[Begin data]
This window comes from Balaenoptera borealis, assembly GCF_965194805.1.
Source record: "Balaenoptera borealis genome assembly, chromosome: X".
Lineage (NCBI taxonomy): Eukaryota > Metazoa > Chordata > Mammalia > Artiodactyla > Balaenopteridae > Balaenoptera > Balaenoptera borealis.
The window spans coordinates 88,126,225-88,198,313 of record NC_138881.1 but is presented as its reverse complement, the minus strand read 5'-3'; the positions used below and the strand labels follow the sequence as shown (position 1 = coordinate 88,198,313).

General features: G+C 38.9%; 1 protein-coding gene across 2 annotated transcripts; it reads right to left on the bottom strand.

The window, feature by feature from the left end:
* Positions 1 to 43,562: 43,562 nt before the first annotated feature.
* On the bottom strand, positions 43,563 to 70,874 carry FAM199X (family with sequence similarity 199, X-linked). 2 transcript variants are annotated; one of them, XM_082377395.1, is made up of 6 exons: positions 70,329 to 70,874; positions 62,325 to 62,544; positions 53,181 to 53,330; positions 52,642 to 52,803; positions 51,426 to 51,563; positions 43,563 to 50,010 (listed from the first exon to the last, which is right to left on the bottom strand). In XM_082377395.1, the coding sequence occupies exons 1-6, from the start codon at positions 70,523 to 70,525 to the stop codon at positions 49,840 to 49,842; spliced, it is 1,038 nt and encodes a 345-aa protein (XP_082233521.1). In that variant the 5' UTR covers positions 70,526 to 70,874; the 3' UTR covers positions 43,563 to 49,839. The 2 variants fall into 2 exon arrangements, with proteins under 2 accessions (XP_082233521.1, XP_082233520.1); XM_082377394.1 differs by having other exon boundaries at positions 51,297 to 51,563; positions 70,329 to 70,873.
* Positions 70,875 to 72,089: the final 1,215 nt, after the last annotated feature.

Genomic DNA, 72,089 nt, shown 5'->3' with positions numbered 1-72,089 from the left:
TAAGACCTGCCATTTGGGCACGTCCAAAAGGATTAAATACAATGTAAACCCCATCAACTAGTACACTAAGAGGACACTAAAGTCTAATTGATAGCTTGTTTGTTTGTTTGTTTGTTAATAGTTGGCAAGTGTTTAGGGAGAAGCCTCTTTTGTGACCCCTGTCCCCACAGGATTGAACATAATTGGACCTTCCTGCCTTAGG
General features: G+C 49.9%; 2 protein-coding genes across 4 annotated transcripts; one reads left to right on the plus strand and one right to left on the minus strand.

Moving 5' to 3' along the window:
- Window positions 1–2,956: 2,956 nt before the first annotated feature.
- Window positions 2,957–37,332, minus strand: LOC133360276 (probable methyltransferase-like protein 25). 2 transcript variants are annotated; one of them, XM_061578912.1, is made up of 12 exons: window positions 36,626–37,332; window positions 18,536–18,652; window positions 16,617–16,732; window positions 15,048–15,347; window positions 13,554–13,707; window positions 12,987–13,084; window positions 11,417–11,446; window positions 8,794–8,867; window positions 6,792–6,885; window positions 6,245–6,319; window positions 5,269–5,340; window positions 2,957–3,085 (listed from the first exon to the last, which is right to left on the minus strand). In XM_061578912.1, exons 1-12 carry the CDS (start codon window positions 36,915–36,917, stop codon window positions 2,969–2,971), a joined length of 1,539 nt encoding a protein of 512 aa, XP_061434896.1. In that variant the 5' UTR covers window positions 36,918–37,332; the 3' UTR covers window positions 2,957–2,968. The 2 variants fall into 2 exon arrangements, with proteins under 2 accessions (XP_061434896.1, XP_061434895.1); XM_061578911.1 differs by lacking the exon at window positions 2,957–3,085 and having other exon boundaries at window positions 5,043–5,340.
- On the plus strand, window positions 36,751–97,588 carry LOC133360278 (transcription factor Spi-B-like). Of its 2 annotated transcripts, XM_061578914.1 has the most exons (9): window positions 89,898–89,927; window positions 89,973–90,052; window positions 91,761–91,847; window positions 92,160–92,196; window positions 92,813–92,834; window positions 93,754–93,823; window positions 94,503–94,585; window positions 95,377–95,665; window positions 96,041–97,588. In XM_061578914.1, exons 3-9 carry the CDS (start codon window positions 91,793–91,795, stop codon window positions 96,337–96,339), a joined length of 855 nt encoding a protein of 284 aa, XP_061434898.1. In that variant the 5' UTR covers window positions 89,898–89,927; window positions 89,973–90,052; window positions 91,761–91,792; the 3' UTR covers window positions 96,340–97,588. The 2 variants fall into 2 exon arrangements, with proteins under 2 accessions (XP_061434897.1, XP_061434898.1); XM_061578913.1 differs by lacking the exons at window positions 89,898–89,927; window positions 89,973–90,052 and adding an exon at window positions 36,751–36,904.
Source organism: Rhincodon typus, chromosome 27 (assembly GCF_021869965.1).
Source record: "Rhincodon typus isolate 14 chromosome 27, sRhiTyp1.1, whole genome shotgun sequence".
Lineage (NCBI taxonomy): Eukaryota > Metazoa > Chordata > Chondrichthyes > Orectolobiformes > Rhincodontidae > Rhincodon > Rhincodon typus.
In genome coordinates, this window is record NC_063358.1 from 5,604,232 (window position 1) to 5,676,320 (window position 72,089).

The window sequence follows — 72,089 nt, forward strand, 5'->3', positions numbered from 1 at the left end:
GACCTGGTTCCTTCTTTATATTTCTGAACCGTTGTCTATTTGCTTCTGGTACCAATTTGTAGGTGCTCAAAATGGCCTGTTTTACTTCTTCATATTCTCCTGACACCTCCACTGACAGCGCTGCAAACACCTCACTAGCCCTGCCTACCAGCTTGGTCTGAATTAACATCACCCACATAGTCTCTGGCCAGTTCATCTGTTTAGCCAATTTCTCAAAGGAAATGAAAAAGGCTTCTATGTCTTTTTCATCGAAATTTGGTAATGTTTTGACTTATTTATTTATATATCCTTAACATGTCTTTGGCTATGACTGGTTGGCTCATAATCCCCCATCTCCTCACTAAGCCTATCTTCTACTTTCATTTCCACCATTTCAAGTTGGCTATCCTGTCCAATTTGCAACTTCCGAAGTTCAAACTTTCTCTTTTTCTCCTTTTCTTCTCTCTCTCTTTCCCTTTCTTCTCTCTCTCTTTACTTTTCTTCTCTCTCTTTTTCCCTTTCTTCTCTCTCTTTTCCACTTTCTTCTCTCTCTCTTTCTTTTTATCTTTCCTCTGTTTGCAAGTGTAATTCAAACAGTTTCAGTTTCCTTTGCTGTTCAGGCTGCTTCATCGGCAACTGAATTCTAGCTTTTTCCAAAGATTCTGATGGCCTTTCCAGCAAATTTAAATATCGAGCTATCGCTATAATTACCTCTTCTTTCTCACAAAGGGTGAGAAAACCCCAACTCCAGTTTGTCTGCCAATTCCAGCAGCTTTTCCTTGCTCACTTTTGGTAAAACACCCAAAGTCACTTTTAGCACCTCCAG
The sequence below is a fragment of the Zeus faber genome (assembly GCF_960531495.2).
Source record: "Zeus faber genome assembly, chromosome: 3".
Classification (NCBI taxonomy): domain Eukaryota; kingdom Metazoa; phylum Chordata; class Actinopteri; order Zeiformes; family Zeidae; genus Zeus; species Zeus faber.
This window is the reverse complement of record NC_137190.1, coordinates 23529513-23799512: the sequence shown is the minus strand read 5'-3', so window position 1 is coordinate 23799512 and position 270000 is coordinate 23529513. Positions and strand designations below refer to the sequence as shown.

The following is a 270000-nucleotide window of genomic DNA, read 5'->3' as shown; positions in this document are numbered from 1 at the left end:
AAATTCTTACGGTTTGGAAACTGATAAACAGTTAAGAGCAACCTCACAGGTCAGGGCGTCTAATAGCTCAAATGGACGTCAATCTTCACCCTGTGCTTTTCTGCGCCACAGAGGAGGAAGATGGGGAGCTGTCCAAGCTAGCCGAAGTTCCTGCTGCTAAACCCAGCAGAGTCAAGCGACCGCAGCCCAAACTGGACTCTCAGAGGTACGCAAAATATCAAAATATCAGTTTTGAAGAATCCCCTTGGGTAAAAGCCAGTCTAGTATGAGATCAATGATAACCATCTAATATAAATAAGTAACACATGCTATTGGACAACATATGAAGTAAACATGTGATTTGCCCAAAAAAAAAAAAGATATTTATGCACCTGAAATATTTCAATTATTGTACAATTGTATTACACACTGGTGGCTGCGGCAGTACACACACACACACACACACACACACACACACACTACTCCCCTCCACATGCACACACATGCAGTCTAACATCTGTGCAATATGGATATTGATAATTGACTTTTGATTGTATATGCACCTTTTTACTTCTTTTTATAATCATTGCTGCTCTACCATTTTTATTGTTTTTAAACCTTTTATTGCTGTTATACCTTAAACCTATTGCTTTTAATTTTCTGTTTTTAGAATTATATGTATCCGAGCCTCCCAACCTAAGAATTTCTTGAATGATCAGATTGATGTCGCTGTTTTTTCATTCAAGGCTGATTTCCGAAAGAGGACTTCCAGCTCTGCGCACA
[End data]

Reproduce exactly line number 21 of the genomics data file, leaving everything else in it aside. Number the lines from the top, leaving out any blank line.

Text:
The window sequence follows — 72,089 nt, forward strand, 5'->3', positions numbered from 1 at the left end: